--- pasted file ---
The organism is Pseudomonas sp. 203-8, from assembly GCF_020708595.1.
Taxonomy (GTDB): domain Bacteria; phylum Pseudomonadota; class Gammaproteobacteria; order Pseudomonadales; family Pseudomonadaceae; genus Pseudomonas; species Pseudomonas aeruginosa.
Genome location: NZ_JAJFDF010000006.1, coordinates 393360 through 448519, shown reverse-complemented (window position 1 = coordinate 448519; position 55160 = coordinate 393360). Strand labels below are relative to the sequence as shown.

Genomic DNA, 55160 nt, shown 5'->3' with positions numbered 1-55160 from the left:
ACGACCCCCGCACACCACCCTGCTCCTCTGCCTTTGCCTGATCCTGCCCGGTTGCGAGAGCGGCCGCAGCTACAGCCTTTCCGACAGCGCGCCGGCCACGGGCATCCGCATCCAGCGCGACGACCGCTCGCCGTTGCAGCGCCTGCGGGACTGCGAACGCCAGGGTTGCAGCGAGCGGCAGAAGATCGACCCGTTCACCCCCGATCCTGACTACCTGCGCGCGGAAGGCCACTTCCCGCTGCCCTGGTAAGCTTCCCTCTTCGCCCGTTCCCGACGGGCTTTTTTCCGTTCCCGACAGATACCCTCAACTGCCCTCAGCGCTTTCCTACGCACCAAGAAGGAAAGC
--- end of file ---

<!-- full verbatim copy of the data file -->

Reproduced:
The organism is Pseudomonas sp. 203-8, from assembly GCF_020708595.1.
Taxonomy (GTDB): domain Bacteria; phylum Pseudomonadota; class Gammaproteobacteria; order Pseudomonadales; family Pseudomonadaceae; genus Pseudomonas; species Pseudomonas aeruginosa.
Genome location: NZ_JAJFDF010000006.1, coordinates 393360 through 448519, shown reverse-complemented (window position 1 = coordinate 448519; position 55160 = coordinate 393360). Strand labels below are relative to the sequence as shown.

Genomic DNA, 55160 nt, shown 5'->3' with positions numbered 1-55160 from the left:
ACGACCCCCGCACACCACCCTGCTCCTCTGCCTTTGCCTGATCCTGCCCGGTTGCGAGAGCGGCCGCAGCTACAGCCTTTCCGACAGCGCGCCGGCCACGGGCATCCGCATCCAGCGCGACGACCGCTCGCCGTTGCAGCGCCTGCGGGACTGCGAACGCCAGGGTTGCAGCGAGCGGCAGAAGATCGACCCGTTCACCCCCGATCCTGACTACCTGCGCGCGGAAGGCCACTTCCCGCTGCCCTGGTAAGCTTCCCTCTTCGCCCGTTCCCGACGGGCTTTTTTCCGTTCCCGACAGATACCCTCAACTGCCCTCAGCGCTTTCCTACGCACCAAGAAGGAAAGC